Q: My great-aunt can tell me long stories about her childhood, but can't remember what day it is. Sometimes she doesn't recognize me when I first see her. Is it Alzheimer's or dementia, and what's the difference anyway? -- Rachel J., Skokie, Ill.
A: Memory loss in old age often comes from Alzheimer's in combination with other forms of dementia, such as multi-infarct dementia -- dementia triggered by mini-strokes -- and dementia associated with neurological diseases such as Parkinson's, or with circulatory problems such as atherosclerosis. Alzheimer's is implicated in 50 percent of all old-age dementia cases.
Most forms of dementia can be postponed or prevented, with smoking cessation and a lifelong commitment to physical activity, healthy food choices and portion sizes, stress management and having friends and a passion in life.
Dementia may be reversed if it's due to nutritional deficiencies, like lack of vitamin B-12, or from infections, interactions between medications or immune disorders.
Also, dementia associated with cardiovascular problems may be kept from progressing if underlying problems such as high blood pressure are corrected.
Alzheimer's may be managed; medications may slow its progression and ease symptoms. Breakthrough treatments may be around the corner!
Diagnostic tools are becoming available. (The Cleveland Clinic Las Vegas' Lou Ruvo Center for Brain Health has a brain PET scan that can spot tell-tale buildup of amyloid plaques and nerve tangles characteristic of Alzheimer's.) And there's a spinal-fluid check for two proteins (beta amyloid and tau) linked to Alzheimer's (it's not as effective a diagnostic tool as the PET brain scan).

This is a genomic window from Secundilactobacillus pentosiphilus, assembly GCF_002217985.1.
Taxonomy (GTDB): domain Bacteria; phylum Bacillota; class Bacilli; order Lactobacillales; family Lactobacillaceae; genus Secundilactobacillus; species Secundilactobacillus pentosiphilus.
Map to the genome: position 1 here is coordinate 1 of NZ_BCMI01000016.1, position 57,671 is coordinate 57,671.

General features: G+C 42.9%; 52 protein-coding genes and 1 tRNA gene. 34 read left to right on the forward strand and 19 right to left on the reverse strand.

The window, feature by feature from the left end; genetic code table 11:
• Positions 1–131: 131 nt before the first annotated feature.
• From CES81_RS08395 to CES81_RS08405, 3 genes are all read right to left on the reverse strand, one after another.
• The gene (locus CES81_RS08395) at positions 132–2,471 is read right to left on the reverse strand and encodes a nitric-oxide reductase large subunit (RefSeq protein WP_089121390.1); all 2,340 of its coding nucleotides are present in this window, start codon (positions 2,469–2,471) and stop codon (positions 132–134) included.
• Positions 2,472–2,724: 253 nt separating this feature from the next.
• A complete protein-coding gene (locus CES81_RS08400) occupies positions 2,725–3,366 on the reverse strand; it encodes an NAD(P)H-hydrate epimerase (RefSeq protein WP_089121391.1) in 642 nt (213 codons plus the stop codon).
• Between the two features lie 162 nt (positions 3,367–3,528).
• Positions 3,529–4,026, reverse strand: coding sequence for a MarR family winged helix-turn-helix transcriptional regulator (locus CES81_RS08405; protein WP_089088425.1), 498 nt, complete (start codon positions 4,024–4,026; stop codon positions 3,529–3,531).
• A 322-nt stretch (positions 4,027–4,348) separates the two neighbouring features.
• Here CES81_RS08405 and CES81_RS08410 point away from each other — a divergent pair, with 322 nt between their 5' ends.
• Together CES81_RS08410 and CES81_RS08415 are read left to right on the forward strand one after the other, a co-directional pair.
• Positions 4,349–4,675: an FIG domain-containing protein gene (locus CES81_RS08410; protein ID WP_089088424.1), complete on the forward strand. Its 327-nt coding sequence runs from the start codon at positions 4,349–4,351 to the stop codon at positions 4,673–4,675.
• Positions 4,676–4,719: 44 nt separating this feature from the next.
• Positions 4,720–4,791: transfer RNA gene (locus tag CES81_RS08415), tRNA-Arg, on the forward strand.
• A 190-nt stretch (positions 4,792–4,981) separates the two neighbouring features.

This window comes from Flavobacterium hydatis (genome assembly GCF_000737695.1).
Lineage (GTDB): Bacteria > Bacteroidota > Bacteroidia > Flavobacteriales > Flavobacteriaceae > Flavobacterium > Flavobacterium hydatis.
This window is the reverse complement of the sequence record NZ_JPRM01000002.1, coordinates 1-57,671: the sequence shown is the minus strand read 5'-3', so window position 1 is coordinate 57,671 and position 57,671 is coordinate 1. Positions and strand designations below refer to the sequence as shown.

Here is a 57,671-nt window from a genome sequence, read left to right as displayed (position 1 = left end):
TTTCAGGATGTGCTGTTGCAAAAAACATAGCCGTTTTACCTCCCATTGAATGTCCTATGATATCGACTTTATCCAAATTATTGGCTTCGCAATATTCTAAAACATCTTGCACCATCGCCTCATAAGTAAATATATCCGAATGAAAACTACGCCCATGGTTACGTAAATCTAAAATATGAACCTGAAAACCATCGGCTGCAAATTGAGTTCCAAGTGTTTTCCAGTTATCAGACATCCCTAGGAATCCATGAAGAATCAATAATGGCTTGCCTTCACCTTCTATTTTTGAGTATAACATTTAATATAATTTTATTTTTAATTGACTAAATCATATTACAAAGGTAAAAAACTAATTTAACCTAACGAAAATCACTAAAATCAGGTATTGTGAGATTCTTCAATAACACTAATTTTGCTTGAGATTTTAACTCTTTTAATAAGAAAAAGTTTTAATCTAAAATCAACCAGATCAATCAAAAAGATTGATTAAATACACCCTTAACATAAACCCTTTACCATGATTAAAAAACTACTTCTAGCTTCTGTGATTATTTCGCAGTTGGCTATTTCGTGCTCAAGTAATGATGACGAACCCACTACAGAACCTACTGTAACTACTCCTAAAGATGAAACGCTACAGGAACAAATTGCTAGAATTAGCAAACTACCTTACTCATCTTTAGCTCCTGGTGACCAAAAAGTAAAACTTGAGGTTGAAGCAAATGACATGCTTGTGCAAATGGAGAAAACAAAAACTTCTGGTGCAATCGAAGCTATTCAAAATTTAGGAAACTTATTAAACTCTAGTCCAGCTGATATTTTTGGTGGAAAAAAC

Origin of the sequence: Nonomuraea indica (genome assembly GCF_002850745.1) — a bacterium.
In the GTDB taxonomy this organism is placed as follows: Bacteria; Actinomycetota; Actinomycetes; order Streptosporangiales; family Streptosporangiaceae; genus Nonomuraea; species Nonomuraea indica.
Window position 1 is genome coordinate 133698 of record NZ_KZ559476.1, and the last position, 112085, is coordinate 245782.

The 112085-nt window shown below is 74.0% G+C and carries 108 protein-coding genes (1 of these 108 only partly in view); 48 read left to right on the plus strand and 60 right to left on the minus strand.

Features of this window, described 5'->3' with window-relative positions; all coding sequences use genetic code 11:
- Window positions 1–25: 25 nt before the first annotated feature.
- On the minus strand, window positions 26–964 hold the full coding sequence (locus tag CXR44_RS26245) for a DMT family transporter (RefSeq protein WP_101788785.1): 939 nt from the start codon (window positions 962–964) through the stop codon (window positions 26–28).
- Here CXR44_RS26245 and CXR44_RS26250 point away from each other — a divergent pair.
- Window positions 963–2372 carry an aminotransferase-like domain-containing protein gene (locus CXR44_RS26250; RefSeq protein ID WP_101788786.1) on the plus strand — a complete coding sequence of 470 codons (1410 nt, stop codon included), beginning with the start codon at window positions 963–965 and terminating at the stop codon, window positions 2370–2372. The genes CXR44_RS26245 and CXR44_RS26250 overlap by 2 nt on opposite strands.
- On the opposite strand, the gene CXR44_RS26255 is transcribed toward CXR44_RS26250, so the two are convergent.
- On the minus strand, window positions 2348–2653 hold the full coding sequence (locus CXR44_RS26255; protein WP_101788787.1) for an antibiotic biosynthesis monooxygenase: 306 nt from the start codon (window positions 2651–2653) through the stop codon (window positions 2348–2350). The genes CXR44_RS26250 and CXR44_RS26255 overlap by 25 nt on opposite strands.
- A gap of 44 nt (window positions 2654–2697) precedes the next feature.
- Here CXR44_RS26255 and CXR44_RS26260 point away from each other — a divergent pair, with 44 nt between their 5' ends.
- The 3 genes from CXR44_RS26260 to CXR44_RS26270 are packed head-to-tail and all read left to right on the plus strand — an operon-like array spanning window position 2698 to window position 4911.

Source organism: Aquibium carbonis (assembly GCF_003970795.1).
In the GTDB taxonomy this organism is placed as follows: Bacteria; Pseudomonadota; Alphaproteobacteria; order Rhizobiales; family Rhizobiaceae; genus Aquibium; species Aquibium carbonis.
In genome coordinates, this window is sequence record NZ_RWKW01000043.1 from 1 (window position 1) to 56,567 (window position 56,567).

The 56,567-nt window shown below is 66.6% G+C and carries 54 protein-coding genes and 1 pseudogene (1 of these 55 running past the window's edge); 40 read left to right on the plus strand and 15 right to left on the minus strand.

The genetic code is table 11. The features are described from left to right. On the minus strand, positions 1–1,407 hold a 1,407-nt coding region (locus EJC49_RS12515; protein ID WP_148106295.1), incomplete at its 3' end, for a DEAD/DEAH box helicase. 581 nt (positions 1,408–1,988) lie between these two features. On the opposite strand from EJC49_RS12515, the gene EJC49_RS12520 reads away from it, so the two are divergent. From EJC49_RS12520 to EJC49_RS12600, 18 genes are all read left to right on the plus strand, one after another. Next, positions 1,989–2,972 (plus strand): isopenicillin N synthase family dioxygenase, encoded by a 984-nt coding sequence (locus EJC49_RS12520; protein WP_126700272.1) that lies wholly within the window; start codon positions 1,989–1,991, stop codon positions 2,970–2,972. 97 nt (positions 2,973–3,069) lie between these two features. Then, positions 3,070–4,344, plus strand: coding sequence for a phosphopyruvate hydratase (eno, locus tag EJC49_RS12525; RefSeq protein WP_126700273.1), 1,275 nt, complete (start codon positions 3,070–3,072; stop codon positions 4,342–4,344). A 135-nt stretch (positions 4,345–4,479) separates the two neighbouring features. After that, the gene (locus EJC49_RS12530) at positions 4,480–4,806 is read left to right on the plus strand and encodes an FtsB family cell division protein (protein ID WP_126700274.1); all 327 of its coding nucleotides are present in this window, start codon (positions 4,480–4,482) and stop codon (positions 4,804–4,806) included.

If you find your great aunt is developing Alzheimer's, see if you can enroll her in a research trial. In the meantime, make sure she's avoiding the five food felons (saturated and trans fats, simple sugars, added syrups and any grain but 100 percent whole grains) and eating a variety of fruits and vegetables, as well as walnuts and salmon. The spice turmeric (in yellow mustard) also is brain-protective. Make sure she's getting plenty of rest and enough exercise to keep her blood pressure around 115/75.
But right now the most important thing you can do to help your great aunt is to get the proper diagnosis. She's lucky to have you looking out for her.
Q: My husband's 40th birthday is approaching. I want to prepare a special dinner for him. I'm a bit embarrassed to ask, but are there any foods that are aphrodisiacs? -- Marie F., Cherry Hill, N.J.
A: The power to provoke sensual sensations, on the spot, as you eat something (who can forget that dinner scene in "Tom Jones"?) well, that's mostly going on between the ears. Your brain, it turns out, is your biggest sex organ. That means flavors, textures and smells can be provocative. And all kinds of nutrients, including vitamins, minerals and micronutrients, are essential for robust sexual function in both men and women. So for your dinner, we suggest you cook up some...
Flavors and smells with zing: Try using citrus fruits such as clementines, oranges and lemons for flavoring. They're proven to stimulate and delight. Lemon chicken, anyone?
A dash of romantic relaxation: Vanilla soothes; chocolate produces joy.
The sexiest spices: Red ginseng (filled with arousing ginsenosides) and saffron (may improve blood pressure and mood) take the prize.
The color of passion: Men find women sexier if they wear red, so why not dress up yourself and food in that color? A tomato-avocado salad with a dash of olive oil and balsamic vinegar, and chopped fresh basil will do the trick.
And tell your husband happy birthday from us!
(Mehmet Oz, M.D. is host of "The Dr. Oz Show," and Mike Roizen, M.D. is Chief Medical Officer at the Cleveland Clinic Wellness Institute. Submit your health questions at www.doctoroz.com.)